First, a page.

Something that rose to the top throughout the summit for me was the focus on interactive and highly participatory approaches that really engaged communities in their own change. I think that there could’ve been more emphasis on that. But still, I don’t know why we are surprised by this approach. Why is this a novel idea to involve community members as their own agents of change? It’s something that I think we still struggle with as a community. This highlights the importance of bi-directional conversation and participatory approaches.

I attended a session on “edutainment” and I was pleased that they were having the same conversation in that session as well, about really highlighting these more interactive media approaches that ensure that they’re creating a dialogue with the audiences that they’re intending to reach from the very beginning, from the design through the implementation phase.

Additionally, there’s a lot of emerging work around social norms changing as a result of social behavior change. Some fields, like reproductive health, family planning and violence against women have done a bit more of a deep dive into changing social norms. I think that we should really take a step back and strategically look at these for nutrition, rather than just saying, “Let’s change the way people feel about healthy food.” We need to think about it much more holistically and strategically. It’s interesting, because with that comes a lot of ethical considerations and ramifications when you’re looking at changing the norms of a society.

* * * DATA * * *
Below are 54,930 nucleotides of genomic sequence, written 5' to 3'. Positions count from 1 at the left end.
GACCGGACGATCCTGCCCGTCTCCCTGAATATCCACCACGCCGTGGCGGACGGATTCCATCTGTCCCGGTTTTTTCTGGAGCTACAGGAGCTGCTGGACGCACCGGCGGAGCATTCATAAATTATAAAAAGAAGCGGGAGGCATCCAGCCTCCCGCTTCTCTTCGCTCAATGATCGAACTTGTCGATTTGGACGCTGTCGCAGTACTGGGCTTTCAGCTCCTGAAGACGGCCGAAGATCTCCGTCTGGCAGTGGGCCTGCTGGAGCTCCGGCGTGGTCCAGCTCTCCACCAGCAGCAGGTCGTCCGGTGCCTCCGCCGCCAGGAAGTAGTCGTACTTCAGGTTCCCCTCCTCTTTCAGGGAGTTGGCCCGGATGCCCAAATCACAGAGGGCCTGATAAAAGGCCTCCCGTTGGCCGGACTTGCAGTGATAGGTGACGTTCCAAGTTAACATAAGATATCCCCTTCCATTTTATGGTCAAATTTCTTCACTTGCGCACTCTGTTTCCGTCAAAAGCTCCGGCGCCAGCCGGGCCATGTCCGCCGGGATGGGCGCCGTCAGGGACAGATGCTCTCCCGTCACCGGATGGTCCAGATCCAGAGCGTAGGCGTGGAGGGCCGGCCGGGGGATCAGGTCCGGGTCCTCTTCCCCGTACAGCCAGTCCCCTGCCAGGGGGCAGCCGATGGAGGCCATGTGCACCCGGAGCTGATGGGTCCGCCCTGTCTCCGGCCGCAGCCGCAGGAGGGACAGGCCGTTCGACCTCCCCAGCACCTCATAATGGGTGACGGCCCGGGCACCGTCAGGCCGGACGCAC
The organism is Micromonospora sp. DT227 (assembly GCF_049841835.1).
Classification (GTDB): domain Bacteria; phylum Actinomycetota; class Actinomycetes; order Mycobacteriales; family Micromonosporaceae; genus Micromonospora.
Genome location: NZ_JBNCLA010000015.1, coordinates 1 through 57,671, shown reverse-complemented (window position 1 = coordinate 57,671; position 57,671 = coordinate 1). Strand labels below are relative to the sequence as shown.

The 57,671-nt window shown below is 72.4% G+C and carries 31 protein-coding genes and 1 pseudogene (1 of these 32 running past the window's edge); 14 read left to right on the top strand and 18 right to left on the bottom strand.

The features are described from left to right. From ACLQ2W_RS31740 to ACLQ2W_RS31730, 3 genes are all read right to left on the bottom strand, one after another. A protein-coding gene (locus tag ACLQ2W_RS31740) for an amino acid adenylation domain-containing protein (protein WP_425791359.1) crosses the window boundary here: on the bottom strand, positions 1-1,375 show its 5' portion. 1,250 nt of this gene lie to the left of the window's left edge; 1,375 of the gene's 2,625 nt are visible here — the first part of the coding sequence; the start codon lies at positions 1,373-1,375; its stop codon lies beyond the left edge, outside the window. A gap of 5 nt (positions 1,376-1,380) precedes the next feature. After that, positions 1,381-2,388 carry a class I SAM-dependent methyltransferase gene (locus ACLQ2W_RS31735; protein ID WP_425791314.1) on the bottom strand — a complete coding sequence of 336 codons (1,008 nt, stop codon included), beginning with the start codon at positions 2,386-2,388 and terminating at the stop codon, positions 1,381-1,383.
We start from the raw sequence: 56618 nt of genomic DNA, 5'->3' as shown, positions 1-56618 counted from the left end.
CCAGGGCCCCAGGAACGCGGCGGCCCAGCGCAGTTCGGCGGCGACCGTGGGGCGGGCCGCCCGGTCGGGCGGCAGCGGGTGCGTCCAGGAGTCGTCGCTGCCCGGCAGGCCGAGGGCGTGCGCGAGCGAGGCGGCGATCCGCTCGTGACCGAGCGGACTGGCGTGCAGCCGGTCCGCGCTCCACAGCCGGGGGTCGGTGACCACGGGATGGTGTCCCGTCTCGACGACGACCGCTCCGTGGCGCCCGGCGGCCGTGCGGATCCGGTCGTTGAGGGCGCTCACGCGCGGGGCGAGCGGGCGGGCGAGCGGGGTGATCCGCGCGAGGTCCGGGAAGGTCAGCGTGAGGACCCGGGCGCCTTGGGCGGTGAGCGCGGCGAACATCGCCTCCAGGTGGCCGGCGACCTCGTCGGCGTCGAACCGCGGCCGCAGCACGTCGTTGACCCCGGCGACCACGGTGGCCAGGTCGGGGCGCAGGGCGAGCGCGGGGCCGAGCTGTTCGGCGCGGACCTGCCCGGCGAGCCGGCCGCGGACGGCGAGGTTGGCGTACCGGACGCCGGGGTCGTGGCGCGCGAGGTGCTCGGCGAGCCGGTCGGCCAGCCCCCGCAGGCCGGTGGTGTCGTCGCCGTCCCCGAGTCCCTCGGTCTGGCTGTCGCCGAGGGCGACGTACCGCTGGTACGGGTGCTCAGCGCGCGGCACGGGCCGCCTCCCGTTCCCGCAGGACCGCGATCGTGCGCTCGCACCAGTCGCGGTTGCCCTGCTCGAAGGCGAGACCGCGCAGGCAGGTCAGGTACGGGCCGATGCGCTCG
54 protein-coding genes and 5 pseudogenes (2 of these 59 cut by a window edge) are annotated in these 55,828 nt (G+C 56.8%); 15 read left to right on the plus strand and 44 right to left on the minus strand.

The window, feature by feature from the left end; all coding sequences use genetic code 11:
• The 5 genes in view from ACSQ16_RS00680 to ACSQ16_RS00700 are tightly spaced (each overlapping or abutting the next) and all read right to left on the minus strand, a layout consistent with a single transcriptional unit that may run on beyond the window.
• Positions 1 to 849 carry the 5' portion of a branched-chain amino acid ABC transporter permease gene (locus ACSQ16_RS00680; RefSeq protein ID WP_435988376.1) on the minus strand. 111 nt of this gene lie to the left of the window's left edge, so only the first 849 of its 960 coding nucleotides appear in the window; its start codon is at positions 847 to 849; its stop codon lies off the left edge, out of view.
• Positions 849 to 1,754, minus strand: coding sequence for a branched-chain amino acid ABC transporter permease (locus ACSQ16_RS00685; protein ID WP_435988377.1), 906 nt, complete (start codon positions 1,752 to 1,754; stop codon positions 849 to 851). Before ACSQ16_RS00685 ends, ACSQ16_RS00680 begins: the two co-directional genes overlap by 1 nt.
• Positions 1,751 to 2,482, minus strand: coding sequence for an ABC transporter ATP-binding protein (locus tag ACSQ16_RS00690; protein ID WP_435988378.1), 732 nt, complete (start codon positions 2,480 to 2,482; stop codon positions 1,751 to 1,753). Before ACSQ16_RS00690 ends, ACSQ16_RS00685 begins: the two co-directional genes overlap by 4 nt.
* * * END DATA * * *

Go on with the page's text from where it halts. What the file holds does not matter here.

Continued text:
Sonali Khan, co-chair, program committee and senior adviser, Dasra

“There has also been a huge change in technology, which has also meant that the tools that are available for communication are different now.”

I was part of the organizing committee, and it was a long and exhaustive process, and I’m glad it resulted in this output that was participatory in nature, and a diverse audience could come together. The social and behavior change community has always had a lot of challenges in terms of fighting of space, funds and resources. Ten years ago, it was unimaginable that we could host such a conference anywhere in the world. The community has come a long way.

There has also been a huge change in technology, which has also meant that the tools that are available for communication are different now. The way messaging is delivered has changed, too. There was a session that used online gaming to spread their message, which was fascinating.

One of the ongoing debates in the SBCC community is whether we should push for evidence, or focus on pure service delivery. There are some things that are difficult to measure when it comes to nutrition programs, and some panels reflected this debate. We hear that nutrition messaging doesn’t convey a sense of urgency, but what needs to change is perhaps the process of delivering these messages.